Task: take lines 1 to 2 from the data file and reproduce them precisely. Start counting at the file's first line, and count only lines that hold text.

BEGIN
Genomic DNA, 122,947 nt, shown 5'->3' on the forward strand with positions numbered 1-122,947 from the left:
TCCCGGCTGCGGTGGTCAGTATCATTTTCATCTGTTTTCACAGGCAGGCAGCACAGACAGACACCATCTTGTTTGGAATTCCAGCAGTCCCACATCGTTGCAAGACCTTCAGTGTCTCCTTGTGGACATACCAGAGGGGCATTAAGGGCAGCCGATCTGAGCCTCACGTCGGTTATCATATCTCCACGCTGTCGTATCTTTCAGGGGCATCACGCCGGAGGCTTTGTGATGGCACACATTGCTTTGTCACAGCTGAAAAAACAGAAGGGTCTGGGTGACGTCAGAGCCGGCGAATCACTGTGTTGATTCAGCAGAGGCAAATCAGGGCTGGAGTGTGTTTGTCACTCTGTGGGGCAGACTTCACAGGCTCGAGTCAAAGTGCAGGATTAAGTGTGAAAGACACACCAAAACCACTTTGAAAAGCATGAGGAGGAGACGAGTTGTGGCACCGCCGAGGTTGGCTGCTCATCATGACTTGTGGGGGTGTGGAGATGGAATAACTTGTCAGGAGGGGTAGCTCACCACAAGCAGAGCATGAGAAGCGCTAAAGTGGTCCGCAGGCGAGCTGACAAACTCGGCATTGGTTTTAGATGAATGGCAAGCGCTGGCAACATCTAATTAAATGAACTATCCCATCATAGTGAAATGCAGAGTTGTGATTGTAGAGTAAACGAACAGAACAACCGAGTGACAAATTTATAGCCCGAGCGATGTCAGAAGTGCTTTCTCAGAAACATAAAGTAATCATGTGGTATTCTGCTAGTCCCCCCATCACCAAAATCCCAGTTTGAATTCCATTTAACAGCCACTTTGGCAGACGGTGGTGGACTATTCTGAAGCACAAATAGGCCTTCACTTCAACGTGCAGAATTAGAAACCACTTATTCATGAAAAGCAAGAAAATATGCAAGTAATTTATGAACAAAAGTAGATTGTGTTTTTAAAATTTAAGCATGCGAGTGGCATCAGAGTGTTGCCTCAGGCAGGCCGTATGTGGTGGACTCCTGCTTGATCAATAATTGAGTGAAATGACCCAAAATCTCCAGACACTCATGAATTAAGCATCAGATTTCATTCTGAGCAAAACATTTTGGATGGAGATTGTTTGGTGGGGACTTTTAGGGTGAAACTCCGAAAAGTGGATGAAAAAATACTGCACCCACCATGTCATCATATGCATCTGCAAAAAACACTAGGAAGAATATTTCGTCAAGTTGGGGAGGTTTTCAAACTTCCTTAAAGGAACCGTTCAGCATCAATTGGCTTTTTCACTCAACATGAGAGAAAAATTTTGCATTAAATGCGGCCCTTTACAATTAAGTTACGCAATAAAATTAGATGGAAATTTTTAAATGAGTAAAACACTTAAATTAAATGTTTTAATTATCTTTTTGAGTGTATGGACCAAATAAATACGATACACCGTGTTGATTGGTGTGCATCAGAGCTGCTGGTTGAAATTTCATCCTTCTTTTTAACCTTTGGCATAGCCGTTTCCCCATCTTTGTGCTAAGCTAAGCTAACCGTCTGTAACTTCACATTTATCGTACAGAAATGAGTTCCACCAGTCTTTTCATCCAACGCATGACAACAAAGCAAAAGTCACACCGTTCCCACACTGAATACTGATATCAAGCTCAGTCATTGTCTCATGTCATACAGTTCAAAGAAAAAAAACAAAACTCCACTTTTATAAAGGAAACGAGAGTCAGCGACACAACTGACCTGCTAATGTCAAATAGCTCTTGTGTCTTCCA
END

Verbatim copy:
Genomic DNA, 122,947 nt, shown 5'->3' on the forward strand with positions numbered 1-122,947 from the left:
TCCCGGCTGCGGTGGTCAGTATCATTTTCATCTGTTTTCACAGGCAGGCAGCACAGACAGACACCATCTTGTTTGGAATTCCAGCAGTCCCACATCGTTGCAAGACCTTCAGTGTCTCCTTGTGGACATACCAGAGGGGCATTAAGGGCAGCCGATCTGAGCCTCACGTCGGTTATCATATCTCCACGCTGTCGTATCTTTCAGGGGCATCACGCCGGAGGCTTTGTGATGGCACACATTGCTTTGTCACAGCTGAAAAAACAGAAGGGTCTGGGTGACGTCAGAGCCGGCGAATCACTGTGTTGATTCAGCAGAGGCAAATCAGGGCTGGAGTGTGTTTGTCACTCTGTGGGGCAGACTTCACAGGCTCGAGTCAAAGTGCAGGATTAAGTGTGAAAGACACACCAAAACCACTTTGAAAAGCATGAGGAGGAGACGAGTTGTGGCACCGCCGAGGTTGGCTGCTCATCATGACTTGTGGGGGTGTGGAGATGGAATAACTTGTCAGGAGGGGTAGCTCACCACAAGCAGAGCATGAGAAGCGCTAAAGTGGTCCGCAGGCGAGCTGACAAACTCGGCATTGGTTTTAGATGAATGGCAAGCGCTGGCAACATCTAATTAAATGAACTATCCCATCATAGTGAAATGCAGAGTTGTGATTGTAGAGTAAACGAACAGAACAACCGAGTGACAAATTTATAGCCCGAGCGATGTCAGAAGTGCTTTCTCAGAAACATAAAGTAATCATGTGGTATTCTGCTAGTCCCCCCATCACCAAAATCCCAGTTTGAATTCCATTTAACAGCCACTTTGGCAGACGGTGGTGGACTATTCTGAAGCACAAATAGGCCTTCACTTCAACGTGCAGAATTAGAAACCACTTATTCATGAAAAGCAAGAAAATATGCAAGTAATTTATGAACAAAAGTAGATTGTGTTTTTAAAATTTAAGCATGCGAGTGGCATCAGAGTGTTGCCTCAGGCAGGCCGTATGTGGTGGACTCCTGCTTGATCAATAATTGAGTGAAATGACCCAAAATCTCCAGACACTCATGAATTAAGCATCAGATTTCATTCTGAGCAAAACATTTTGGATGGAGATTGTTTGGTGGGGACTTTTAGGGTGAAACTCCGAAAAGTGGATGAAAAAATACTGCACCCACCATGTCATCATATGCATCTGCAAAAAACACTAGGAAGAATATTTCGTCAAGTTGGGGAGGTTTTCAAACTTCCTTAAAGGAACCGTTCAGCATCAATTGGCTTTTTCACTCAACATGAGAGAAAAATTTTGCATTAAATGCGGCCCTTTACAATTAAGTTACGCAATAAAATTAGATGGAAATTTTTAAATGAGTAAAACACTTAAATTAAATGTTTTAATTATCTTTTTGAGTGTATGGACCAAATAAATACGATACACCGTGTTGATTGGTGTGCATCAGAGCTGCTGGTTGAAATTTCATCCTTCTTTTTAACCTTTGGCATAGCCGTTTCCCCATCTTTGTGCTAAGCTAAGCTAACCGTCTGTAACTTCACATTTATCGTACAGAAATGAGTTCCACCAGTCTTTTCATCCAACGCATGACAACAAAGCAAAAGTCACACCGTTCCCACACTGAATACTGATATCAAGCTCAGTCATTGTCTCATGTCATACAGTTCAAAGAAAAAAAACAAAACTCCACTTTTATAAAGGAAACGAGAGTCAGCGACACAACTGACCTGCTAATGTCAAATAGCTCTTGTGTCTTCCA